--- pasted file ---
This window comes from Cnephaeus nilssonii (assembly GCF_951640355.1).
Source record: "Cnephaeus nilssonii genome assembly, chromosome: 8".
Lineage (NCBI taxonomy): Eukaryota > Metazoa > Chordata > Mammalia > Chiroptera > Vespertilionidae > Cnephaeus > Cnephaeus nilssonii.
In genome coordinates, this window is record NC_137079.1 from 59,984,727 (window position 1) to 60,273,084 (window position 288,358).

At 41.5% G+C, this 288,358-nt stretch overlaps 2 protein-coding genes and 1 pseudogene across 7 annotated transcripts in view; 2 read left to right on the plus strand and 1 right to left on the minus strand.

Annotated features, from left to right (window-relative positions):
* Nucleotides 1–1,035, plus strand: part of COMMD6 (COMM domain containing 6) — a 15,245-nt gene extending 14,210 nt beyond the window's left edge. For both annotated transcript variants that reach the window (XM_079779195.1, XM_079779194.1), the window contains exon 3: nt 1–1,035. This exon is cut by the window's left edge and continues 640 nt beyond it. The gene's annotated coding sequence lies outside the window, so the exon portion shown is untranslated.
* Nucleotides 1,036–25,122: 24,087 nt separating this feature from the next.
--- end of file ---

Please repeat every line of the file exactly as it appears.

This window comes from Cnephaeus nilssonii (assembly GCF_951640355.1).
Source record: "Cnephaeus nilssonii genome assembly, chromosome: 8".
Lineage (NCBI taxonomy): Eukaryota > Metazoa > Chordata > Mammalia > Chiroptera > Vespertilionidae > Cnephaeus > Cnephaeus nilssonii.
In genome coordinates, this window is record NC_137079.1 from 59,984,727 (window position 1) to 60,273,084 (window position 288,358).

At 41.5% G+C, this 288,358-nt stretch overlaps 2 protein-coding genes and 1 pseudogene across 7 annotated transcripts in view; 2 read left to right on the plus strand and 1 right to left on the minus strand.

Annotated features, from left to right (window-relative positions):
* Nucleotides 1–1,035, plus strand: part of COMMD6 (COMM domain containing 6) — a 15,245-nt gene extending 14,210 nt beyond the window's left edge. For both annotated transcript variants that reach the window (XM_079779195.1, XM_079779194.1), the window contains exon 3: nt 1–1,035. This exon is cut by the window's left edge and continues 640 nt beyond it. The gene's annotated coding sequence lies outside the window, so the exon portion shown is untranslated.
* Nucleotides 1,036–25,122: 24,087 nt separating this feature from the next.